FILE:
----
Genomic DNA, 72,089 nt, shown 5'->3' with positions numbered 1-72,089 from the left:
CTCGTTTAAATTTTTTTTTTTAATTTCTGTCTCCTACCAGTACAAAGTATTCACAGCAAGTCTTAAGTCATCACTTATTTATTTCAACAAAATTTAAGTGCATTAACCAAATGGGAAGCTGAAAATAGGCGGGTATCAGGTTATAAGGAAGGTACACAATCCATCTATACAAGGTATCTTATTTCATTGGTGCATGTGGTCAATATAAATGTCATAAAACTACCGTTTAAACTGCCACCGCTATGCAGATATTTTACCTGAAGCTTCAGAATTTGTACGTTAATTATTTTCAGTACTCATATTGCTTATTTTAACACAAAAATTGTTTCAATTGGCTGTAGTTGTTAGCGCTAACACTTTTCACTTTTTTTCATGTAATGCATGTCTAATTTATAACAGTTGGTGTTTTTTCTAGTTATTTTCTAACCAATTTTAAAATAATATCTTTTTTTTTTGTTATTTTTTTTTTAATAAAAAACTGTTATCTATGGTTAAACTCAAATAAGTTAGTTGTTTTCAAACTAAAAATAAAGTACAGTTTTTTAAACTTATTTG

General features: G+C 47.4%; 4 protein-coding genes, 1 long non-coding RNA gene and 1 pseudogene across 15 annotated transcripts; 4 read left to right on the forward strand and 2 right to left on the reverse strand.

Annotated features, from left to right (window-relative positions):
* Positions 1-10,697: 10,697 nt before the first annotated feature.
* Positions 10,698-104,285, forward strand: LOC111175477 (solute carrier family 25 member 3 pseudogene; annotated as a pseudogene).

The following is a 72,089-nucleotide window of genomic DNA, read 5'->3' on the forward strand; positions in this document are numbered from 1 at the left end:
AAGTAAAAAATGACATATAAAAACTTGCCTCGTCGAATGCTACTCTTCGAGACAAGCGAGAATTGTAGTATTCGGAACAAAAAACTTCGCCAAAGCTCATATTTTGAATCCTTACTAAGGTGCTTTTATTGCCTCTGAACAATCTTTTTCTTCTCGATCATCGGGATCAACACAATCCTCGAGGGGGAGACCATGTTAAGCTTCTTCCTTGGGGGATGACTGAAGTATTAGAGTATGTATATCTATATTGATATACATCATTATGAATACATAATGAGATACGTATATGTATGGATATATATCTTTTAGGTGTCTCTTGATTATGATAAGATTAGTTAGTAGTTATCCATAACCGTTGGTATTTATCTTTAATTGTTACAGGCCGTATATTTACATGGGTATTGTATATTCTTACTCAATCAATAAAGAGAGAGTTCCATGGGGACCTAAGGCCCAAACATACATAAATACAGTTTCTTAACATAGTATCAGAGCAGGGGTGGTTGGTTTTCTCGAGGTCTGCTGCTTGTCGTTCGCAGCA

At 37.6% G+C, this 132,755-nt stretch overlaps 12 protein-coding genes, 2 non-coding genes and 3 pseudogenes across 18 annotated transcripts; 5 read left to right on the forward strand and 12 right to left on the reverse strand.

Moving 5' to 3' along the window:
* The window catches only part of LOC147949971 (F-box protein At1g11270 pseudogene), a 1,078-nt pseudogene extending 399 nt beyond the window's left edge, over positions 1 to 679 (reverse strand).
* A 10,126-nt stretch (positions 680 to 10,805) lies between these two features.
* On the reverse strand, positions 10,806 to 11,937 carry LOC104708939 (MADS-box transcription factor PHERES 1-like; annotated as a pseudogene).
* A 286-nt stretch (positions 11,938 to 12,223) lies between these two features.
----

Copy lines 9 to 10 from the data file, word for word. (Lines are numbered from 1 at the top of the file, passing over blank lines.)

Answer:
At 37.6% G+C, this 132,755-nt stretch overlaps 12 protein-coding genes, 2 non-coding genes and 3 pseudogenes across 18 annotated transcripts; 5 read left to right on the forward strand and 12 right to left on the reverse strand.

Moving 5' to 3' along the window: